Peabody is in a state of celebration

Jon Simmons directs the high school chorus during mid-term Inaugural of City Government at City Hall.


PEABODY — Mayor Edward A. Bettencourt Jr.’s review on the state of the city, followed by its centennial celebration Monday night, was, even more this year than most, a chance to look forward while looking back.

“It was Jan. 1, 1917, that the first Peabody city government was sworn into office, in a ceremony that was much like this,” said Bettencourt at city hall for the mid-term inaugural and city council reorganization ceremony. Bettencourt’s talk was followed by a birthday party for the city in the Wiggin Auditorium.

Earlier in the evening, the city council elected Ward 5 Councilor Joel Saslaw as the body’s new president.

“Peabody is a city that is rich in history, but the one thing that stands out is that we are a city that feels like a town,” said Saslaw. “As we continue to grow, I hope Peabody never loses that hometown feeling.”

In the fall of November 1916, Peabody voters approved changing from a town to a city government by a narrow 55-vote margin, the mayor said. At that time, Peabody was one of the largest producers of leather in the world and a beacon for immigrants from across Europe and the world.

“They came to Peabody seeking a better life for themselves and their families,” Bettencourt said.

Even though the city has grown and changed tremendously over the past century, the mayor said many of the issues and challenges those first elected officials faced 100 years ago are very similar to the issues Peabody faces today.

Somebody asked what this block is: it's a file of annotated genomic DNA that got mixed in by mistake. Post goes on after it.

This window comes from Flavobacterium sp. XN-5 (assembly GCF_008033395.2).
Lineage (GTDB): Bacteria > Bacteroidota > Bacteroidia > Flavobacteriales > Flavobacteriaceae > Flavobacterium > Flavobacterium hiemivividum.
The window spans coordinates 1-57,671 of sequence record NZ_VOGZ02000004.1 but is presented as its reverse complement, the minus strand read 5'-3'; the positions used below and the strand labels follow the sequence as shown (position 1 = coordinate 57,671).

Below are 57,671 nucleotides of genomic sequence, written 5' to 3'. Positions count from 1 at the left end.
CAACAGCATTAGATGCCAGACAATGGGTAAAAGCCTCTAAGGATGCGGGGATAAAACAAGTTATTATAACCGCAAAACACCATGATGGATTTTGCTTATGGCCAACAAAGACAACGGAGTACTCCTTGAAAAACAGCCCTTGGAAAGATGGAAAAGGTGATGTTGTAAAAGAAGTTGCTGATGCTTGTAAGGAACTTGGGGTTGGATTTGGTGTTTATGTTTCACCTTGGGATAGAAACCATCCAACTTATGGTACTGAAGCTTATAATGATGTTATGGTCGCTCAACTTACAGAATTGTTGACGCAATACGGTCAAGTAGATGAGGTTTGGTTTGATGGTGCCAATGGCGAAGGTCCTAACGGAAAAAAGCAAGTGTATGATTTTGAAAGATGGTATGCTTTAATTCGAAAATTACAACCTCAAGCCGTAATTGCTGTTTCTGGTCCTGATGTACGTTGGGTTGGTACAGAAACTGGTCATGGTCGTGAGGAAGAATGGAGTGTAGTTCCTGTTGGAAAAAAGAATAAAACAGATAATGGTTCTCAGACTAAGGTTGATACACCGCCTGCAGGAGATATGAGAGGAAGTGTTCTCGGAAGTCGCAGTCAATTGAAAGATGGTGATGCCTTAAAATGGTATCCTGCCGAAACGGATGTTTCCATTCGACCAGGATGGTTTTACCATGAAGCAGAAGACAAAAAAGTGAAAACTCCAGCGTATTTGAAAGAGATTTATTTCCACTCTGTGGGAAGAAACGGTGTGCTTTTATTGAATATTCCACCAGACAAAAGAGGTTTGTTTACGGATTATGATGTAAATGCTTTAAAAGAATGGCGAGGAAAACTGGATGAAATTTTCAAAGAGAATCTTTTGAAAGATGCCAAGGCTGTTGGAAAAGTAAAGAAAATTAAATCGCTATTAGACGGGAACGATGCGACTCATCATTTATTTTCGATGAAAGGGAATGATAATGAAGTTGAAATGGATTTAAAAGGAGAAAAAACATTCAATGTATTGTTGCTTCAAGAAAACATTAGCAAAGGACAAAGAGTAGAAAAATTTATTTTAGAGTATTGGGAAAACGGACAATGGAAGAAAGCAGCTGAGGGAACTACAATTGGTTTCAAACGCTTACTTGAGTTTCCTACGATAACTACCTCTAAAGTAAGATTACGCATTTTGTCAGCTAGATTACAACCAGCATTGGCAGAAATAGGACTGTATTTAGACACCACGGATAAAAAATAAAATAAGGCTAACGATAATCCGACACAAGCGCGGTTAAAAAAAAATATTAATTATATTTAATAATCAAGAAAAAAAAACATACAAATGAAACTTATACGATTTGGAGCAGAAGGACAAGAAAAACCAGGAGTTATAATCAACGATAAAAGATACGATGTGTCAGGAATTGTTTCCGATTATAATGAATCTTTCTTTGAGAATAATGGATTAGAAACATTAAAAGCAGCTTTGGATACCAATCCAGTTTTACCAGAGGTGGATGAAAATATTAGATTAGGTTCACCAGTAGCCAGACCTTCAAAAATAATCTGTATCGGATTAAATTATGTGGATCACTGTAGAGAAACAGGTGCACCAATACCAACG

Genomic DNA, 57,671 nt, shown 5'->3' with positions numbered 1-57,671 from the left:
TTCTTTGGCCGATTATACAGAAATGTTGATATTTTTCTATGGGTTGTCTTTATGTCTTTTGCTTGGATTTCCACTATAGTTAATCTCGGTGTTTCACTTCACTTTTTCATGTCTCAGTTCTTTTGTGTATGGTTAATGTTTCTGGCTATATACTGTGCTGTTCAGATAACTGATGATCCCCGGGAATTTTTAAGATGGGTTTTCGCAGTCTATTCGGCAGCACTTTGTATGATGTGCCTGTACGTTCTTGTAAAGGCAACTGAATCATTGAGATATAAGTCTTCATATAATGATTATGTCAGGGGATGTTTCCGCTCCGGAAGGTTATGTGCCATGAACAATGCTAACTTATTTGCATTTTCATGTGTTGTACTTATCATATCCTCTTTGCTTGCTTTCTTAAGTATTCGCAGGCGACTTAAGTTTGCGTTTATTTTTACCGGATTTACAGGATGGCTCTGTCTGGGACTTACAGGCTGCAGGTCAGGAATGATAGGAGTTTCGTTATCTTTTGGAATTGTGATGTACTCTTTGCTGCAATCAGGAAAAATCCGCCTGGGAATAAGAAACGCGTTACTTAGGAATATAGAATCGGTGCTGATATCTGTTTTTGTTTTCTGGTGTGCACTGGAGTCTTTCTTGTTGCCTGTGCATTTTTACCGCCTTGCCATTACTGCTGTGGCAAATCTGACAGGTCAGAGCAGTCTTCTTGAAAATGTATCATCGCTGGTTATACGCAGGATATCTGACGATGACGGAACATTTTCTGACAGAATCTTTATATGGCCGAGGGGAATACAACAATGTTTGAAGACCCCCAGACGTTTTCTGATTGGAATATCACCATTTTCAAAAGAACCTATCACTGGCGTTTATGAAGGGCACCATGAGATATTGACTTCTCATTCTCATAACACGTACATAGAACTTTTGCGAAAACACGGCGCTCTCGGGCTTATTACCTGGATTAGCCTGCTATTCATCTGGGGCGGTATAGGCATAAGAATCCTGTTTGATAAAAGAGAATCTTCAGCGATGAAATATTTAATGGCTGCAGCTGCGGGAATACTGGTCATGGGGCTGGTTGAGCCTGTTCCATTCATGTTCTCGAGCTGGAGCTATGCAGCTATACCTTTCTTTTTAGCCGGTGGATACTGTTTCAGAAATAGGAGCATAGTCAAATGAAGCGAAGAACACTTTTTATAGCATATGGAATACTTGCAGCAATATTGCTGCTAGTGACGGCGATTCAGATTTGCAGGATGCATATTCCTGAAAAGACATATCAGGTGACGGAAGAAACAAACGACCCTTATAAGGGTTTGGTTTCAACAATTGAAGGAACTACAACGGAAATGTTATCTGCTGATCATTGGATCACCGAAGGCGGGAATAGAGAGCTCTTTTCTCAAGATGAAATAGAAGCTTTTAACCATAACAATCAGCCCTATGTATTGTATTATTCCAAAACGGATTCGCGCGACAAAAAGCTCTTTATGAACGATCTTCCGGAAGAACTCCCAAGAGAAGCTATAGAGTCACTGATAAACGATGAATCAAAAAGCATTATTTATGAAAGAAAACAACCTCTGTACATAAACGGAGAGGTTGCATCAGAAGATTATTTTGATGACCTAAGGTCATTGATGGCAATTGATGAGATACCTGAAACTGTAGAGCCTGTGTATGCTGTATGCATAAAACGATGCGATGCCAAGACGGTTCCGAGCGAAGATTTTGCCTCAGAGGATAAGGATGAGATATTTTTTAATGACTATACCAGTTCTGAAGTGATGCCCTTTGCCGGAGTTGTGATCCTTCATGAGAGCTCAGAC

Downtown infrastructure, education and quality of life issues were all of the utmost importance in 1917 as they are in 2017, Bettencourt said. In 1917, city officials debated the need for a new high school as the $95,000 high school built in 1904 was already being deemed too small.

“In 2017, we are focusing on education, public safety, the downtown and our quality of life,” Bettencourt said.

Thanks to many dedicated people in the city, the mayor said there has been much to celebrate over the past year in those areas. Chief among them, he said, was the opening of the new Higgins Middle School to students in September to rave reviews.

“I’m proud to say that we undertook the biggest construction project in the city’s history and delivered it on time and under budget,” said Bettencourt.

The past year also saw the completion of the Peabody Square reconfiguration project, continued work on downtown flood mitigation efforts and the beginning of the Crystal Lake restoration and beautification project (whose mention drew cheers from the audience).

“Our investments in education, public safety and quality of life are continuing to pay dividends and we’ve done it without compromising the affordability that has long been Peabody’s calling card,” Bettencourt said. “Peabody has come a long way in 100 years from our time as the leather capital of the world with dirt roads and cobblestone sidewalks to a thriving 21st century city focused on education, public safety, economic development and the quality of life for the residents we serve. Working together, all of us, Peabody’s future looks bright.”

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